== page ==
I have a personality that tends to get easily discouraged when things don’t go according to plan, so a surprise baby left me feeling financially discouraged. We’ve set aside our mortgage payoff plan for three months while we saved money for the baby. And in the grand scheme of things, a three-month delay is nothing. My main concern is the cost of child care. Another $800 per month expense will derail our mortgage pay off plan a little every month, which will add up to another year of mortgage payments. It can be overwhelming to try to balance all the progress our incomes have made possible with trying to decide what is best for our baby. I know it’s a goal we will reach eventually, and my husband reminds me that even if it takes us five or six years instead of four years, we’re still doing something really difficult and worthwhile.

Any final words?

We didn’t wake up one day and say, “Hey, let’s pay $41,000 on our mortgage this year.” We had smaller financial goals along the way that helped us build up our discipline and tenacity. First, I paid off a car loan and then a student loan. Right after we got married, we paid off the last of my husband’s student loans. Then we decided to save $20,000 in a year — and even after doing all those small goals spread out over years, it was still scary to create such a large, audacious goal. Start with a goal that feels just a little beyond your reach and then stretch to meet it.

What an awesome accomplishment! When it comes to making the most of your money, goals are everything. We remember feeling some of Andee’s same worries before Sally was born, but somehow it all works itself out. And we promise that little bundle of joy will be well worth every extra month of mortgage payments (and then some!). Thanks for sharing your story, Andee! If you have any comments or questions for her, feel free to leave them in the comments below.

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  • Reply Ali @ Anything You Want August 21, 2015 at 10:35 am

    The fact that you are able to go without internet at home really shows how dedicated you are to this goal! Good for you! (Although not sure how you get by without internet!?)

  • Reply M.C August 21, 2015 at 1:39 pm

    My husband and I have been working to pay off our house as well. We had been living here about a year and a half when we decided to pay it off so we’ve technically been trying to pay it off for almost four years. We also had our first baby 18 months ago and are expecting our second next month. I quit my job when our little girl was about five months because we just felt like that was more important than paying off the house. Crazily enough, we’ve ended up where we thought we’d be at this point had I kept working. I think when you have a goal, things just tend to work out. Also, it’s amazing the motivation a child will give you to accomplish your goals. We’re hoping to have it paid off in the next six months or so, but even if it takes us another year, it’s totally been worth it.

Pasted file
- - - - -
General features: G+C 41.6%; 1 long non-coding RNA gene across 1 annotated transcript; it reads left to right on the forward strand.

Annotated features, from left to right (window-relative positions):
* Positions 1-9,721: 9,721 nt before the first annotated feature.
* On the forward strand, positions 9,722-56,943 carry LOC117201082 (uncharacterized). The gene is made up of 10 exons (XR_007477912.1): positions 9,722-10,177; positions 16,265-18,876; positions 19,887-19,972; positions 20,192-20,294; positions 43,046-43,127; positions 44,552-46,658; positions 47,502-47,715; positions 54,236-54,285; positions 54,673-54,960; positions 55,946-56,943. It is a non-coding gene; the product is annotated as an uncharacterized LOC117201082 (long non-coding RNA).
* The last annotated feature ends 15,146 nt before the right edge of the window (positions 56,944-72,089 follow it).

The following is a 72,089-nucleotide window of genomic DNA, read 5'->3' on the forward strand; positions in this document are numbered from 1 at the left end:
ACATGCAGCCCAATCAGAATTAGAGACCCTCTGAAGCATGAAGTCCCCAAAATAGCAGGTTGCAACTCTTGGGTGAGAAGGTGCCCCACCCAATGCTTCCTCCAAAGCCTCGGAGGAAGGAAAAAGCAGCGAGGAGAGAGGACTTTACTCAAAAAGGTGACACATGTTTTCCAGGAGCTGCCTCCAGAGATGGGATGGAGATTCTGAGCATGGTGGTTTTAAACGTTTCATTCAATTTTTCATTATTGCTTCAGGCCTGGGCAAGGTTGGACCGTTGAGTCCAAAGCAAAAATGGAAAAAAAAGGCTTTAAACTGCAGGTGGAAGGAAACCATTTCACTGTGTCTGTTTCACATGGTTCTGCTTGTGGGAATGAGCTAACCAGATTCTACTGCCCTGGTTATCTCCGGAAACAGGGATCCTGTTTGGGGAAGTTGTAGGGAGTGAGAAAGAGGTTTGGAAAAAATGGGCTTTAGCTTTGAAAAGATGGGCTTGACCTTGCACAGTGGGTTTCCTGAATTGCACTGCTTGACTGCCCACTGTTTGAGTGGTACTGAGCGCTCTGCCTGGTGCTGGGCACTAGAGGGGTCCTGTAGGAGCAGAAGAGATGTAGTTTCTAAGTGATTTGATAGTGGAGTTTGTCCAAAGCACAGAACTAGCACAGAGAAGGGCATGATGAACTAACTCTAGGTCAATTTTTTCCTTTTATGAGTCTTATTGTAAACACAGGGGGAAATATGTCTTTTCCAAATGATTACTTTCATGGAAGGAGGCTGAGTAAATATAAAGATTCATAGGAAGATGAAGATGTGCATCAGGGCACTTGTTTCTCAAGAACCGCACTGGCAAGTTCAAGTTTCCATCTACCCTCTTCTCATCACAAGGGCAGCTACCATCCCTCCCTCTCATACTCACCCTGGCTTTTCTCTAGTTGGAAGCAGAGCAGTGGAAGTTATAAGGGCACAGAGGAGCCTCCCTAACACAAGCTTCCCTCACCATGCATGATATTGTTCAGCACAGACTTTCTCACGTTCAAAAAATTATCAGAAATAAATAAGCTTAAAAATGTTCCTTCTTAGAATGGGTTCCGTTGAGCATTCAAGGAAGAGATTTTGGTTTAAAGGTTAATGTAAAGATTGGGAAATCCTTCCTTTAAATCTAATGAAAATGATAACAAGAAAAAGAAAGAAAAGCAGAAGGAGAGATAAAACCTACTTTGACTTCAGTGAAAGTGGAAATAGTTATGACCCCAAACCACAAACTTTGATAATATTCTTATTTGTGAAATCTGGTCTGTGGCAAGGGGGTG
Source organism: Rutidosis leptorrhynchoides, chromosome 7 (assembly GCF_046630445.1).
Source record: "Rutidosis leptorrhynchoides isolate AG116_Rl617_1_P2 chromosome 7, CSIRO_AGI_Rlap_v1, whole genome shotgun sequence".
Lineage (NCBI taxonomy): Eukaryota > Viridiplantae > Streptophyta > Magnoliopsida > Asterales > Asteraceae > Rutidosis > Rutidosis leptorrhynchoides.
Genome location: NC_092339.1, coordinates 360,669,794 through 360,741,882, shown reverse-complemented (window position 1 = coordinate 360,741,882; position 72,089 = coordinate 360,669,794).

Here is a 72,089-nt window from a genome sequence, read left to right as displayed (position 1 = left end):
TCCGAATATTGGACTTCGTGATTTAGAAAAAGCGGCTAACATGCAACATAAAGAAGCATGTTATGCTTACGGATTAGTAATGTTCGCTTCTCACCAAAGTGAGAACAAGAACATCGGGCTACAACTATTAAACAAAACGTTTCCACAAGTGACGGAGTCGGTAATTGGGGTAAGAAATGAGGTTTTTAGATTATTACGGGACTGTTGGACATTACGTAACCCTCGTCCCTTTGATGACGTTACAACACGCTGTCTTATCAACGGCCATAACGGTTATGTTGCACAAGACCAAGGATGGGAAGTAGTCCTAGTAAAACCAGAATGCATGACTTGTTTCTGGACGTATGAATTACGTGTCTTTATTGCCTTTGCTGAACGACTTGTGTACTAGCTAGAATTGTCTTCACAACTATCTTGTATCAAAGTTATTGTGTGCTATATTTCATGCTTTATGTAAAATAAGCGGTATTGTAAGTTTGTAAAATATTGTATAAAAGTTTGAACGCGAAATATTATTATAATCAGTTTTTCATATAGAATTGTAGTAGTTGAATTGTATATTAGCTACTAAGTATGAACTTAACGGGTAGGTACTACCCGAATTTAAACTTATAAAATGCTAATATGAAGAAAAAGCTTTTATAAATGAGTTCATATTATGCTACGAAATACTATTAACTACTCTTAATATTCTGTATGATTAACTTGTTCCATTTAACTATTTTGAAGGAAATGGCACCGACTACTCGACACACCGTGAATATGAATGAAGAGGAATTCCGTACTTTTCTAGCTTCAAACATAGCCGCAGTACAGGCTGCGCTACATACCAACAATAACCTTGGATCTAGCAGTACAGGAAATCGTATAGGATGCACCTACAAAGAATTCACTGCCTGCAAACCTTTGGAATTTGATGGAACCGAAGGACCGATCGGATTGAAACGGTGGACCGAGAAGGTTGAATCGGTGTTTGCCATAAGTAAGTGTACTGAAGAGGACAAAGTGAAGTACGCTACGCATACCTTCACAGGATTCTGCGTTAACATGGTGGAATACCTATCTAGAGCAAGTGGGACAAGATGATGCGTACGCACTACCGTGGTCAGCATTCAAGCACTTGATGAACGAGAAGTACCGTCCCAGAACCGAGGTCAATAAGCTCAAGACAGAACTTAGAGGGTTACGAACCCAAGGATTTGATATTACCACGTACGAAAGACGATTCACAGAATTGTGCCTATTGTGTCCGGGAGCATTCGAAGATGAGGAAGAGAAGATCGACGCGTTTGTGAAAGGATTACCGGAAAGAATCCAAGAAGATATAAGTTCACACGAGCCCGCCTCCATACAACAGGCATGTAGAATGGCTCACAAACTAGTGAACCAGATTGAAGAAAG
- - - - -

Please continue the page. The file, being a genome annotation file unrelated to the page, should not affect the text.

• Reply Jen C. August 21, 2015 at 3:42 pm

    I am like you, where if I set financial goals and don’t reach them at the time I think I should, I feel frustrated and disappointed in myself. Ultimately, I remember that every dollar extra we choose to pay on loans or put in savings is a dollar more than we had before. Even if we aren’t living quite up to our goals, we sure are much better equipped to deal with a major emergency or life event than someone who hasn’t taken the steps we have. It is still a huge accomplishment!

  • Reply kirsten August 21, 2015 at 8:02 pm

    We’re also aggressively paying toward our mortgage and planning on starting a family soon. Our goal is to have the PMI off before we have a baby. This article really hit home and inspired me to try and put even more toward the mortgage. Good luck Andee!

  • Reply Insourcelife August 22, 2015 at 12:31 am

    We just paid off our very large mortgage in May and it IS one of the best feelings in the world! I hope you continued maxing out your pre-tax accounts while making extra mortgage payments?

  • Reply Mrs. Crackin' the Whip August 23, 2015 at 8:10 am

    I love stories like these. It’s so awesome to see such substantial progress. Congrats on the baby! I know the daycare expense is a tough one to chew. We pay $160 / week so $640 – $800 per month depending on the number of weeks. Keep in mind though, the tax benefits you will receive from having a little one. It may not be as big of an impact on your budget as you imagine.